The Parliamentary Assembly for the Council of Europe (PACE) voted in favor of the proposal based on the group’s internal report providing harrowing details on the humanitarian situation in Gaza.
The report was initially presented to the 324 parliamentarians from 47 countries by the document’s author, Swedish politician Eva-Lena Jansson, on January 4.
The document cites the death toll since 2014, saying “Over 2,200 people have died, of whom most were civilians, including 551 children,” adding that more than 11,000 people have been injured in the conflict.
The report accuses Israel of “excessive and intentional force without justification against Palestinian civilians in the buffer zone, including against farmers, journalists, medical crews and peaceful protesters, [which] runs blatantly counter to human rights principles and the international law-enforcement standards.”
Since the summer of 2014, the document says, a “huge number of people [have been] killed”, with the destruction of civil infrastructure “enormous”, and the locals’ plight became so dire that they chose to escape from Gaza and “join the masses of refugees going to Europe.”
“It is estimated that over 12,620 houses were totally destroyed [in Gaza] and 6,455 severely damaged. 17,650 families or about 100,000 persons were displaced,” the report said.
The resolution is non-binding and non-enforceable, with 46 having voted in favor and 12 against, with two abstentions.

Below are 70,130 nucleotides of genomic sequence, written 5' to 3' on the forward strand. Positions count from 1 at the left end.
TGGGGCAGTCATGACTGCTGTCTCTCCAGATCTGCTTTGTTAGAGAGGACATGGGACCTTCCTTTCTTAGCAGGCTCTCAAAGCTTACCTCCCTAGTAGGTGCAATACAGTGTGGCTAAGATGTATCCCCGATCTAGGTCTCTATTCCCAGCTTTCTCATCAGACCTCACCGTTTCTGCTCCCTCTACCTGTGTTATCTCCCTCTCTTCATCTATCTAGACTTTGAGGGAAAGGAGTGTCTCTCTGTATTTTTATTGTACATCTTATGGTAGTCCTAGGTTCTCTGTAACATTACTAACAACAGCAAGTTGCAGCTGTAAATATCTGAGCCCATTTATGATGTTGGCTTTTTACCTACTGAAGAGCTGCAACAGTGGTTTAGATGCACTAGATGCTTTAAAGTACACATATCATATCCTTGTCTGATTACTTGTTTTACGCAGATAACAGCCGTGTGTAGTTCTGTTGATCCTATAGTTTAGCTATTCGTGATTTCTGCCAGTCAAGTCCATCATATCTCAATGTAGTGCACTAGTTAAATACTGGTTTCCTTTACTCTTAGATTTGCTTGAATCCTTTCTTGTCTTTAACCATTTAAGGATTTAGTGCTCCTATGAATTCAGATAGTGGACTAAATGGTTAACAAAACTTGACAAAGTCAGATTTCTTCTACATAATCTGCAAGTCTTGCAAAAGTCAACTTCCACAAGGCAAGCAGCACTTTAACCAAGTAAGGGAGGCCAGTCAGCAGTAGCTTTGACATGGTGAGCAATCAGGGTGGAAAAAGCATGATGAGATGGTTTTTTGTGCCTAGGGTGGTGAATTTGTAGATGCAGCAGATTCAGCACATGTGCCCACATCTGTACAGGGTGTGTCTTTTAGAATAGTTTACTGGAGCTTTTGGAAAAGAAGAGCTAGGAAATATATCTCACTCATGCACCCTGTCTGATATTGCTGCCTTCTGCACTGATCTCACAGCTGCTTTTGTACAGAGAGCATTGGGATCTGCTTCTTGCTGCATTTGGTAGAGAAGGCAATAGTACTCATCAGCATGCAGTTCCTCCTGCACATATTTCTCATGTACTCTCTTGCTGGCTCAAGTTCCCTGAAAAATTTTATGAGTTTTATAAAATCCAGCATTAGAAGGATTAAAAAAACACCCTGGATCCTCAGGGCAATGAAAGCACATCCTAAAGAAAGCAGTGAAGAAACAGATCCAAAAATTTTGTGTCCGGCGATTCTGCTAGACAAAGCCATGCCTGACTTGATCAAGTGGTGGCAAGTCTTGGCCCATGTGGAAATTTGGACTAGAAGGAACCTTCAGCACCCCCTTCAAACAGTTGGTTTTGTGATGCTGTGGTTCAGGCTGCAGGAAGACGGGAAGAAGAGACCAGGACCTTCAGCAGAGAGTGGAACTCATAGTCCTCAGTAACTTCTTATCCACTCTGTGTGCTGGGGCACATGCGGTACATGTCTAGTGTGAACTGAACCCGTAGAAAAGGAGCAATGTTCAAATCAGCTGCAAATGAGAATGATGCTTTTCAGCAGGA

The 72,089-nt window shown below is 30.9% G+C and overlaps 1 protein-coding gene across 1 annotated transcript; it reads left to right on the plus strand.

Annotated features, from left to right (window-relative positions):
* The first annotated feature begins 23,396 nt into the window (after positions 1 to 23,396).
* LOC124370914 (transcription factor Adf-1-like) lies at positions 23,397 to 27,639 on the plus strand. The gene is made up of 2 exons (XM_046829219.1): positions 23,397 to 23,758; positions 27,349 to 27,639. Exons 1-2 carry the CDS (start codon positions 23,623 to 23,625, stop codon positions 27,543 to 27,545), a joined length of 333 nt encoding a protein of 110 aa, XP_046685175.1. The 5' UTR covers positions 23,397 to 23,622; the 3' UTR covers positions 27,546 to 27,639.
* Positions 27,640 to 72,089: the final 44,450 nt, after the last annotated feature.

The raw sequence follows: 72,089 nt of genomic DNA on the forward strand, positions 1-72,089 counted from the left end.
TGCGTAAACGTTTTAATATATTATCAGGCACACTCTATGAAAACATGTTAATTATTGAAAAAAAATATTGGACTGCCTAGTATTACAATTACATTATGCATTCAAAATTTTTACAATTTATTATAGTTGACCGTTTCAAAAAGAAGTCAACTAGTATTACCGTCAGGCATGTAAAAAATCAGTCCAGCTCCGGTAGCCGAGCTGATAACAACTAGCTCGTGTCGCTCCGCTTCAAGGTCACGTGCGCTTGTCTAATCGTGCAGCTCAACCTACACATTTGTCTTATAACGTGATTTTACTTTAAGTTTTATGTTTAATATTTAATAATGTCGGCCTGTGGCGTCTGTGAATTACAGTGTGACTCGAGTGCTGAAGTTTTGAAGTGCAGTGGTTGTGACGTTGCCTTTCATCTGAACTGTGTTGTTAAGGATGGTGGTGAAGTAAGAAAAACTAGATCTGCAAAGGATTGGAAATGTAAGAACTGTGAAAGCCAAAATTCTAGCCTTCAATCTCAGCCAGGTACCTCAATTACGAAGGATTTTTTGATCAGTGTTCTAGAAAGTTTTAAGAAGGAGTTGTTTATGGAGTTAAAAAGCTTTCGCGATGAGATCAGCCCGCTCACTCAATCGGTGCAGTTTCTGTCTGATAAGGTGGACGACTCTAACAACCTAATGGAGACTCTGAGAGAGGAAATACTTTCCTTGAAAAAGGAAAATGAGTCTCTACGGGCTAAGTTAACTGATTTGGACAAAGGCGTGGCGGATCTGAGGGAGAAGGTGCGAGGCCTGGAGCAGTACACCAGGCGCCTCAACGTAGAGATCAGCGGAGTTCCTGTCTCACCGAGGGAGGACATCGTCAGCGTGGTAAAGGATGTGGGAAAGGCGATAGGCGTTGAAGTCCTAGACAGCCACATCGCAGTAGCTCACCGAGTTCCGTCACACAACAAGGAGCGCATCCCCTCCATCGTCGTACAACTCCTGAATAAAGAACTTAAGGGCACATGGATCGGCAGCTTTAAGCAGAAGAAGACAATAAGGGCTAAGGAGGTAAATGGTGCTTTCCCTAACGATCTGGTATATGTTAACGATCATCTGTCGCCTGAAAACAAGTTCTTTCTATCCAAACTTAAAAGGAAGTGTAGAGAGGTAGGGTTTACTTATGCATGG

Israeli representatives branded the resolution a “distorted and a selective representation of reality”, and said that the document was founded “on rumors, not on facts”, as cited by the Times of Israel.
“We withdrew our citizens and even our dead from Gaza in 2005, in exchange we got rocket attacks,” the representative Aliza Lavie said, adding that Israel gives a third of Gaza’s power “at a cost of a billion dollars,” and claiming that more than 130,000 Palestinians got free medical care in Israel last year.
Meanwhile, Israeli Defense Minister Avigdor Lieberman has said he doesn’t rule out occupying Gaza in the next conflict.
“If a quarter of the Strip is needed, then we occupy a quarter of the Strip. If more, then more,” he said, as cited by Haaretz.
He also suggested that outside powers shouldn’t “touch the Israeli-Palestinian conflict,” saying these attempts are “mostly disruptive.”